Lupica Finds Current Bankruptcy Laws Bad for Creditors
“Creditors have done worse” since bankruptcy laws were amended in 2005
According to a study funded by the American Bankruptcy Institute performed by University of Maine School of Law Professor Lois R. Lupica “Creditors have done worse” since the bankruptcy law was amended in 2005 to enhance recoveries.
Lupica said the Bankruptcy Abuse Prevention and Consumer Protection Act of 2005, designed to compel individual bankrupts to pay more through restricting access to Chapter 7, where typically, creditors get nothing and was intended to prevent “the discharge of debt consumers could afford to pay.”
She continued, “The theory that there are can-pay debtors lurking in the shadows was not confirmed by the data.”
According to Lupica, the theory was that more consumers would be forced into Chapter 13, where creditors are often paid a portion of their debts through payment programs spread over roughly five years.
The study found recoveries by unsecured creditors after the 2005 law was enacted fell by “statistically significant” amounts under both Chapters 13 and 7.
Creditor recoveries in bankruptcy were lower due to administrative expenses
According to the study creditor recoveries were lower in part because “administrative expenses increased significantly.” Lupica said “there were no winners,” and went on to say there wasn’t even the expected increase in recoveries by secured creditors.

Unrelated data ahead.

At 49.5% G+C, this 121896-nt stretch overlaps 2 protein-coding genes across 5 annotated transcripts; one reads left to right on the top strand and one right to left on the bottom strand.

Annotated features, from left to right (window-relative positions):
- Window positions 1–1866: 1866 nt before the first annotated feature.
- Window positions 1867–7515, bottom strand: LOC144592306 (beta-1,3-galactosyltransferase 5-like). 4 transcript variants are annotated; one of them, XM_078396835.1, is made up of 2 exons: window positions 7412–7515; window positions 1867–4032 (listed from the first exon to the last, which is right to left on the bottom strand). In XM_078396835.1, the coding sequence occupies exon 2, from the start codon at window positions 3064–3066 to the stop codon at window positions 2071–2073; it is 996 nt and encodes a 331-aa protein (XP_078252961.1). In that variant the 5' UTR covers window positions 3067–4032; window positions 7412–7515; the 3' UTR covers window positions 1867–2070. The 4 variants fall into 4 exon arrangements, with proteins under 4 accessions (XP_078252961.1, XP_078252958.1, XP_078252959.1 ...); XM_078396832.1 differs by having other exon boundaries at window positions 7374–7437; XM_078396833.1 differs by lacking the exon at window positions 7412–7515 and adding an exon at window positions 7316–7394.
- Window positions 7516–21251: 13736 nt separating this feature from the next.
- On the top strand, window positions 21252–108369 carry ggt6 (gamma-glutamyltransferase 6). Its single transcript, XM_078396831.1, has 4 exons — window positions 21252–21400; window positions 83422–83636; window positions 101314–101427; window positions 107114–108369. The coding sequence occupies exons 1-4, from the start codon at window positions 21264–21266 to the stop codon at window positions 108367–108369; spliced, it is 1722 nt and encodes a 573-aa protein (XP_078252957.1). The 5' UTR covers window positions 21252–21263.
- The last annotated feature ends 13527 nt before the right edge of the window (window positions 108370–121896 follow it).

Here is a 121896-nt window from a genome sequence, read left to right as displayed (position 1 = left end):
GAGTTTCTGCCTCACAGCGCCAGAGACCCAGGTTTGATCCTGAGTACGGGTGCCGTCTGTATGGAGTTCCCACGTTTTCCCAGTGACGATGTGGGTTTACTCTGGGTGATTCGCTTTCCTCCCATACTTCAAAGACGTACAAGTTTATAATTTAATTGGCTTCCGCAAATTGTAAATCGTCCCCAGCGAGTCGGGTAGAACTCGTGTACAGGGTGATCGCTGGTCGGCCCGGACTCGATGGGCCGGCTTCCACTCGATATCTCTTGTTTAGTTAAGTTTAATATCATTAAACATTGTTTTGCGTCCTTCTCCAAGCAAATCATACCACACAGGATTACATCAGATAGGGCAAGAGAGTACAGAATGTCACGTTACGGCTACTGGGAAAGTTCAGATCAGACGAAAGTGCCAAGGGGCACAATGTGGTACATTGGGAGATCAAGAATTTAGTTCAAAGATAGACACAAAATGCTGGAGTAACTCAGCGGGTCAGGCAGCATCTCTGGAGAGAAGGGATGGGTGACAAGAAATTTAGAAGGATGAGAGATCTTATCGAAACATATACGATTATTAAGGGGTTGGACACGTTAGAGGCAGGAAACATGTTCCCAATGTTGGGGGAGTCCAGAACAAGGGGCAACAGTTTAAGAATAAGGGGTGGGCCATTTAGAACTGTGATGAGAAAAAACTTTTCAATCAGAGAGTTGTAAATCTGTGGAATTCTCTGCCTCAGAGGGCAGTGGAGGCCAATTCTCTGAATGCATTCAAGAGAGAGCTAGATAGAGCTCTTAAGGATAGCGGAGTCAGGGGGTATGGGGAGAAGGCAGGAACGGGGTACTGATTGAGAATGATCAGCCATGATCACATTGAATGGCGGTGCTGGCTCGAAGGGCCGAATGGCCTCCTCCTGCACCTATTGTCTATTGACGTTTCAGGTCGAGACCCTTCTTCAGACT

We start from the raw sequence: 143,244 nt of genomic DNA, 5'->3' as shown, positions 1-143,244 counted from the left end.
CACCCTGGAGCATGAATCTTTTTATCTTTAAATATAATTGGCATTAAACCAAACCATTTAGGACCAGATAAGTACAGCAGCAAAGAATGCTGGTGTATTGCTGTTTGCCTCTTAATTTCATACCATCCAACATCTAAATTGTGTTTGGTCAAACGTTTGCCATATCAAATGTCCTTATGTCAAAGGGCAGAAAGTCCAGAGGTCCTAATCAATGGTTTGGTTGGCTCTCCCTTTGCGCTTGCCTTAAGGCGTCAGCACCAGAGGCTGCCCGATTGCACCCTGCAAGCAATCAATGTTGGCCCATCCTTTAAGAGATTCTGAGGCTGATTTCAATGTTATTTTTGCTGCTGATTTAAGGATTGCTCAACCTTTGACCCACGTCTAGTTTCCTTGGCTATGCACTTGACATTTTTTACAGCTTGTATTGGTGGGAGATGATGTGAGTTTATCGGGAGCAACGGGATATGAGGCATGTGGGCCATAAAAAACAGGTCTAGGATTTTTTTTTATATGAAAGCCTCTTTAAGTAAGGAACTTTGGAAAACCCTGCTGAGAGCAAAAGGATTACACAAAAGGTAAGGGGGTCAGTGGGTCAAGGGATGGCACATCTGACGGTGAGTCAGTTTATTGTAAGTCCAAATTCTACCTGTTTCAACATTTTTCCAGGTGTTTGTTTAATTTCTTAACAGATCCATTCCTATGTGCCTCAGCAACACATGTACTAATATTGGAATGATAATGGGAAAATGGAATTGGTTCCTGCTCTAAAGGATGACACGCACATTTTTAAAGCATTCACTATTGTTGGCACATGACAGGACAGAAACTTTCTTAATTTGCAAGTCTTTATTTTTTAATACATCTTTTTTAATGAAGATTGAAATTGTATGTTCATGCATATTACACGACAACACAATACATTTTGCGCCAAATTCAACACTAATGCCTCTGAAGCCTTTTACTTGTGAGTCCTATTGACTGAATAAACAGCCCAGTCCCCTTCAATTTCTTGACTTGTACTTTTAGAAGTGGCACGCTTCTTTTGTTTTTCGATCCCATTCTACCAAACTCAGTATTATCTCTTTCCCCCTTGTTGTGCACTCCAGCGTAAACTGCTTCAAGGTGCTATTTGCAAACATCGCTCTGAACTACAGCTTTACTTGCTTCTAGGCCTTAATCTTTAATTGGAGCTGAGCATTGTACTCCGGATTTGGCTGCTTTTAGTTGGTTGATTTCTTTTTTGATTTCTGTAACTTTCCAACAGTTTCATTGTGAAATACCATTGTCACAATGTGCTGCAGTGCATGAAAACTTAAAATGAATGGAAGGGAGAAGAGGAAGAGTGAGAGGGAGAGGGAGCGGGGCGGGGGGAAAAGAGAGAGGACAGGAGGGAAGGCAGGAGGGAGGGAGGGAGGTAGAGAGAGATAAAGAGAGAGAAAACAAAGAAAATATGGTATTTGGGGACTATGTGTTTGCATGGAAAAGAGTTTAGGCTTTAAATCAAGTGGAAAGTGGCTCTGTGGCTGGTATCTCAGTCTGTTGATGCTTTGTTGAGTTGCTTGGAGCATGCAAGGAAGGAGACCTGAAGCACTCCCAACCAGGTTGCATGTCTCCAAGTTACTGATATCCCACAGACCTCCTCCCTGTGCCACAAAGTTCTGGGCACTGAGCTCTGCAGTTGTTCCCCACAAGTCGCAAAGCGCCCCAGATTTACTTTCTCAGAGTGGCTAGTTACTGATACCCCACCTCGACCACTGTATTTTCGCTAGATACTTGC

The Study cited a separate study that showed Chapter 7 costs increased for each bankrupt by an inflation-adjusted $488 after the 2005 amendments and by $667 in Chapter 13. The average fee for a Chapter 7 filing rose 38 percent after the amendments and 63 percent for Chapter 13.
“Some scholars have claimed that the credit lobby knew” recoveries would decline in bankruptcy despite the changes, Lupica said, citing Professor Ronald J. Mann of Columbia Law School.
Lupica continued that rather than increase recoveries, the intention was to create a “sweat box” through keeping individuals out of bankruptcy “to receive the robust recoveries that seem to elude them once a consumer files for bankruptcy relief.”
Lupica wasn’t surprised by the findings. “The data confirmed my intuition developed from speaking with hundreds of bankruptcy trustees and judges,” she said.